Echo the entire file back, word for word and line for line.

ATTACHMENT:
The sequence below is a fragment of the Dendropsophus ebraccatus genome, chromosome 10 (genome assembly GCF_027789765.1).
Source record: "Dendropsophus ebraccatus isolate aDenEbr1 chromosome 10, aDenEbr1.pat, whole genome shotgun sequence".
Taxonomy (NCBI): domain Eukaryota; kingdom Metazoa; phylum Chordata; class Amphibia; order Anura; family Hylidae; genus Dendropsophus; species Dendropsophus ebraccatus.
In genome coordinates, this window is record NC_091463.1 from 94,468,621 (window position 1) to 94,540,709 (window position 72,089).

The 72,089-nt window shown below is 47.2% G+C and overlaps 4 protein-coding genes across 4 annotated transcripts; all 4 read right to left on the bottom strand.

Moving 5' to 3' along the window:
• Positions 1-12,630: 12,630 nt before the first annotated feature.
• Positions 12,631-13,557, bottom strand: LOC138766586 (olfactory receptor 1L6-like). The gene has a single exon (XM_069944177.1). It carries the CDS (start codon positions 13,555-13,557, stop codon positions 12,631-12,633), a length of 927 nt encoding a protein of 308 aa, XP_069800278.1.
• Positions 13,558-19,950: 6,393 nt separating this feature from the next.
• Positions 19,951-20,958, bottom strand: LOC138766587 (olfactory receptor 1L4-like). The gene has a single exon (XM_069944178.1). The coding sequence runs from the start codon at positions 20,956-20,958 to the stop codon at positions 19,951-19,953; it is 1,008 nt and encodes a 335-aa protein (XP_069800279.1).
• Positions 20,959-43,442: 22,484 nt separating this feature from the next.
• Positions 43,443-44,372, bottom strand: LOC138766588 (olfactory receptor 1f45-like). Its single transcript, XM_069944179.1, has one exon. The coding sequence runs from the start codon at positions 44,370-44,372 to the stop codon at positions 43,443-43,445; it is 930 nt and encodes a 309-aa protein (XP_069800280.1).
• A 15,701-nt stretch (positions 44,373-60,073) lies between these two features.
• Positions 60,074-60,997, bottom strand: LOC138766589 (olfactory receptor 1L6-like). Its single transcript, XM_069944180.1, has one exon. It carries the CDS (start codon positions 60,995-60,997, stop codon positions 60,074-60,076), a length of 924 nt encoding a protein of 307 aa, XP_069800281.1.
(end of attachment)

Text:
The sequence below is a fragment of the Dendropsophus ebraccatus genome, chromosome 10 (genome assembly GCF_027789765.1).
Source record: "Dendropsophus ebraccatus isolate aDenEbr1 chromosome 10, aDenEbr1.pat, whole genome shotgun sequence".
Taxonomy (NCBI): domain Eukaryota; kingdom Metazoa; phylum Chordata; class Amphibia; order Anura; family Hylidae; genus Dendropsophus; species Dendropsophus ebraccatus.
In genome coordinates, this window is record NC_091463.1 from 94,468,621 (window position 1) to 94,540,709 (window position 72,089).

The 72,089-nt window shown below is 47.2% G+C and overlaps 4 protein-coding genes across 4 annotated transcripts; all 4 read right to left on the bottom strand.

Moving 5' to 3' along the window:
• Positions 1-12,630: 12,630 nt before the first annotated feature.
• Positions 12,631-13,557, bottom strand: LOC138766586 (olfactory receptor 1L6-like). The gene has a single exon (XM_069944177.1). It carries the CDS (start codon positions 13,555-13,557, stop codon positions 12,631-12,633), a length of 927 nt encoding a protein of 308 aa, XP_069800278.1.
• Positions 13,558-19,950: 6,393 nt separating this feature from the next.
• Positions 19,951-20,958, bottom strand: LOC138766587 (olfactory receptor 1L4-like). The gene has a single exon (XM_069944178.1). The coding sequence runs from the start codon at positions 20,956-20,958 to the stop codon at positions 19,951-19,953; it is 1,008 nt and encodes a 335-aa protein (XP_069800279.1).
• Positions 20,959-43,442: 22,484 nt separating this feature from the next.
• Positions 43,443-44,372, bottom strand: LOC138766588 (olfactory receptor 1f45-like). Its single transcript, XM_069944179.1, has one exon. The coding sequence runs from the start codon at positions 44,370-44,372 to the stop codon at positions 43,443-43,445; it is 930 nt and encodes a 309-aa protein (XP_069800280.1).
• A 15,701-nt stretch (positions 44,373-60,073) lies between these two features.
• Positions 60,074-60,997, bottom strand: LOC138766589 (olfactory receptor 1L6-like). Its single transcript, XM_069944180.1, has one exon. It carries the CDS (start codon positions 60,995-60,997, stop codon positions 60,074-60,076), a length of 924 nt encoding a protein of 307 aa, XP_069800281.1.